11 Oct 2022
11 Oct 2022
Status: this preprint is currently under review for the journal AMT.

Investigation of 3D-effects for UV/vis satellite and ground based observations of volcanic plumes

Thomas Wagner1, Simon Warnach1,2, Steffen Beirle1, Nicole Bobrowski2,3, Adrian Jost1, Janis Puķīte1, and Nicolas Theys4 Thomas Wagner et al.
  • 1Satellite Remote Sensing Group, Max Planck Institute for Chemistry, Mainz, Germany
  • 2Institute of Environmental Physics, University of Heidelberg, Heidelberg, Germany
  • 3Istituto Nazionale Geofisica e Vulcanologia Catania, Italy
  • 4Royal Belgian Institute for Space Aeronomy (BIRA-IASB), Brussels, Belgium

Abstract. We investigate effects of the 3-dimensional (3D) structure of volcanic plumes on the retrieval results of satellite and ground based UV-vis observations. For the analysis of such measurements usually 1D scenarios are assumed (the atmospheric properties only depend on altitude). While 1D assumptions are well suited for the analysis of many atmospheric phenomena, they are usually less appropriate for narrow trace gas plumes. For UV/vis satellite instruments with large ground pixel sizes like GOME-2, SCIAMACHY, or OMI, 3D effects are of minor importance, but usually these observations are not sensitive to small volcanic plumes. In contrast, observations of TROPOMI aboard Sentinel-5P have a much smaller ground pixel size (3.5 × 5.5 km2). Thus on the one hand, TROPOMI can detect much smaller plumes than previous instruments. On the other hand 3D effects become more important, because the TROPOMI ground pixel size is smaller than the height of the troposphere and also smaller than horizontal atmospheric photon path lengths in the UV/vis spectral range.

In this study we investigate the following 3D-effects using Monte-Carlo radiative transfer simulations: 1. the light mixing effect caused by horizontal photon paths, 2. the saturation effect for strong SO2 absorption, 3. geometric effects related to slant illumination and viewing angles, and 4. Plume side effects related to slant illumination angles and photons reaching the sensor from the sides of volcanic plumes. Especially the first two effects can lead to a strong and systematic underestimation if 1D retrievals are applied (more than 50 % for the light mixing effect, and up to 100 % for the saturation effect). Besides the atmospheric radiative transfer, the saturation effect also affects the the spectral retrievals. Geometric effects have a weaker influence on the quantitative analyses, but can lead to a spatial smearing of elevated plumes or even to virtual double plumes. Plume side effects are small for short wavelengths, but can become large for longer wavelengths (up to 100 % for slant viewing and illumination angles). For ground based observations, most of the above mentioned 3D effects are not important, because of the narrow FOV and the closer distance between the instrument and the volcanic plume. However, the light mixing effect shows a similar strong dependence on the horizontal plume extension as for satellite observations and should be taken into account for the analysis of ground based observations.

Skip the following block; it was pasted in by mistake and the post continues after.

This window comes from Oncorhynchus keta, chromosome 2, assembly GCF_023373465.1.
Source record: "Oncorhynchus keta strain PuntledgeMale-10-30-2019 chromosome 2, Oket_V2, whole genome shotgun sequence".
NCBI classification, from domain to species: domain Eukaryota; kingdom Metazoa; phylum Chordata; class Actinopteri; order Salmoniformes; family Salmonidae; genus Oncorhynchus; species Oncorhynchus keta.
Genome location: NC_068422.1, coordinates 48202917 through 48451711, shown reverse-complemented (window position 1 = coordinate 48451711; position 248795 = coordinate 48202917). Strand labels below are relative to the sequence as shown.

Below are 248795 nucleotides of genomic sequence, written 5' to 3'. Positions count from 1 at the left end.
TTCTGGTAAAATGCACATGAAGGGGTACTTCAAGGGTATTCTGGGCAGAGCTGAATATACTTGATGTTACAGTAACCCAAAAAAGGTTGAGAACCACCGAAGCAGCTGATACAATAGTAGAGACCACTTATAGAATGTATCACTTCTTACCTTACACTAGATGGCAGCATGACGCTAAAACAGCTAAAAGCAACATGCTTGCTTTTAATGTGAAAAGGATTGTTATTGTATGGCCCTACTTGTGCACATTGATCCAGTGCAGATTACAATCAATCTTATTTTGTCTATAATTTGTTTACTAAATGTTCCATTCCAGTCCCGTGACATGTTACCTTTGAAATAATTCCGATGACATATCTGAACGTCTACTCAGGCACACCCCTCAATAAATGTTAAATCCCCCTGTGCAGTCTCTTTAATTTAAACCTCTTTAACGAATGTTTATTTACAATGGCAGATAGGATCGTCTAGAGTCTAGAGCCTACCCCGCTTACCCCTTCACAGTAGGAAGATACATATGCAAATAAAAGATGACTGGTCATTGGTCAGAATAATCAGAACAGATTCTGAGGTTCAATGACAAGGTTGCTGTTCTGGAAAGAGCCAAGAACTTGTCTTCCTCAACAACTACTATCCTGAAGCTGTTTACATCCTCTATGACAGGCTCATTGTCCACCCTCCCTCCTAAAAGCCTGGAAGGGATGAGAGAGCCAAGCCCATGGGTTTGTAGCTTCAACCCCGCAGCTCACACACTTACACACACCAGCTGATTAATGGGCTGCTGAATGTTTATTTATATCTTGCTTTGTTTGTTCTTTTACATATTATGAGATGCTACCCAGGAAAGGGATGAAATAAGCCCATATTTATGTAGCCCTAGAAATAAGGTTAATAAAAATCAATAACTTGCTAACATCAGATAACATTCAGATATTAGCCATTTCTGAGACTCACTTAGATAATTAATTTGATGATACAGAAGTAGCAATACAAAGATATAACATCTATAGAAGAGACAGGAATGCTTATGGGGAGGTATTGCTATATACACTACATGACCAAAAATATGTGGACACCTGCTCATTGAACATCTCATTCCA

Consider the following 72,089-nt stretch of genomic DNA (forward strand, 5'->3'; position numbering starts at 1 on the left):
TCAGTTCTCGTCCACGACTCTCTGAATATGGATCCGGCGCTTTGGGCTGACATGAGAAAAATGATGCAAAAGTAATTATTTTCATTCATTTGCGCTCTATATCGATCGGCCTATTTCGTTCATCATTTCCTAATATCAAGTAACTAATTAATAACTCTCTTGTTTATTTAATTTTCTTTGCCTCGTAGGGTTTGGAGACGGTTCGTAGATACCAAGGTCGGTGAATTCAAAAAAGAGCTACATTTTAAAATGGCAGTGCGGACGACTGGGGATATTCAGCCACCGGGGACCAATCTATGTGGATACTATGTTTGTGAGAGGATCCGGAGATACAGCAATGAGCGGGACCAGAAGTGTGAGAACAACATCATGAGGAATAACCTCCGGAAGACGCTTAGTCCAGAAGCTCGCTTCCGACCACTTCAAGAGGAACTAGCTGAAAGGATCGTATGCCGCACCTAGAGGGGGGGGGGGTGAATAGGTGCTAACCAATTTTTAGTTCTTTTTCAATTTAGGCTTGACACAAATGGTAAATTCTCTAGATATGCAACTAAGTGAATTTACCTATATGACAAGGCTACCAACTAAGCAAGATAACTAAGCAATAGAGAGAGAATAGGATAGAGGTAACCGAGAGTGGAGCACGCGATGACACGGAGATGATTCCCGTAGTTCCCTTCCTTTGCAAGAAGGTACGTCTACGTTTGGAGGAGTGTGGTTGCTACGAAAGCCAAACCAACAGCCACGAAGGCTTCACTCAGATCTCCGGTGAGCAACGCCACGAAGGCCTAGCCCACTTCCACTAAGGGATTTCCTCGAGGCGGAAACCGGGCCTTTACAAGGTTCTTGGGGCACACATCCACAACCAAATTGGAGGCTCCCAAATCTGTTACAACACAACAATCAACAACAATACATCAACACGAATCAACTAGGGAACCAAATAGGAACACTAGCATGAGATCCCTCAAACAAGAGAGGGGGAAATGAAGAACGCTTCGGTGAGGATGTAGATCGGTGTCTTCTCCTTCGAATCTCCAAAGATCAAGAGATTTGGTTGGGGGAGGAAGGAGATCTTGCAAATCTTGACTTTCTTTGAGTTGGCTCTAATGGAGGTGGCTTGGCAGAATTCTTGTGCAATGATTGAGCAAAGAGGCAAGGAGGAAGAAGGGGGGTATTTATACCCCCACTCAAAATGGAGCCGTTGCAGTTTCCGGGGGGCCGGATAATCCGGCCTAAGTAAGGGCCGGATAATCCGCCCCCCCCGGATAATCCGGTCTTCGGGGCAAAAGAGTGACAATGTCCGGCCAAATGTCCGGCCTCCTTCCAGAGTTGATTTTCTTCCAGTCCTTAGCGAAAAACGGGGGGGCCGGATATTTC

Thomas Wagner et al.

Status: final response (author comments only)

Comment types: AC – author | RC – referee | CC – community | EC – editor | CEC – chief editor | : Report abuse
  • RC1: 'Comment on amt-2022-253', Anonymous Referee #3, 31 Oct 2022
  • RC2: 'Comment on amt-2022-253', Anonymous Referee #2, 01 Nov 2022
  • RC3: 'Comment on amt-2022-253', Christoph Kern, 02 Nov 2022

Thomas Wagner et al.

Thomas Wagner et al.


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Short summary
We investigate 3D effects of volcanic plumes on the retrieval results of satellite and ground based UV-vis observations. With its small ground pixels of 3.5 × 5.5 km2  the TROPOMI instrument can detect much smaller volcanic plumes than previous instruments. At the same time 3D effects become important. Especially the effect of horizontal photon paths can lead to a strong underestimation of the derived plume contents of up to > 50 %, which can be further increased for strong absorbers like SO2.